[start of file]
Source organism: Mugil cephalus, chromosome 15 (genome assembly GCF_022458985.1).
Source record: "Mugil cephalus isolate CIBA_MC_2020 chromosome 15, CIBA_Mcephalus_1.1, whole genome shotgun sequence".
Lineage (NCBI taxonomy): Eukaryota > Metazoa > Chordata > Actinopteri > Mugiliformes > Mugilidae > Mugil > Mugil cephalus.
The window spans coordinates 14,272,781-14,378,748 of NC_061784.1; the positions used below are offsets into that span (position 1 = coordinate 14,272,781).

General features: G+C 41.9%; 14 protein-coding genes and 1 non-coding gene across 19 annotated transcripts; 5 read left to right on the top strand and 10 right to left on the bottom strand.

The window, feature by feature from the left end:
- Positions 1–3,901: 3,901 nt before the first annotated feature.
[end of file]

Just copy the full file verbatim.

Source organism: Mugil cephalus, chromosome 15 (genome assembly GCF_022458985.1).
Source record: "Mugil cephalus isolate CIBA_MC_2020 chromosome 15, CIBA_Mcephalus_1.1, whole genome shotgun sequence".
Lineage (NCBI taxonomy): Eukaryota > Metazoa > Chordata > Actinopteri > Mugiliformes > Mugilidae > Mugil > Mugil cephalus.
The window spans coordinates 14,272,781-14,378,748 of NC_061784.1; the positions used below are offsets into that span (position 1 = coordinate 14,272,781).

General features: G+C 41.9%; 14 protein-coding genes and 1 non-coding gene across 19 annotated transcripts; 5 read left to right on the top strand and 10 right to left on the bottom strand.

The window, feature by feature from the left end:
- Positions 1–3,901: 3,901 nt before the first annotated feature.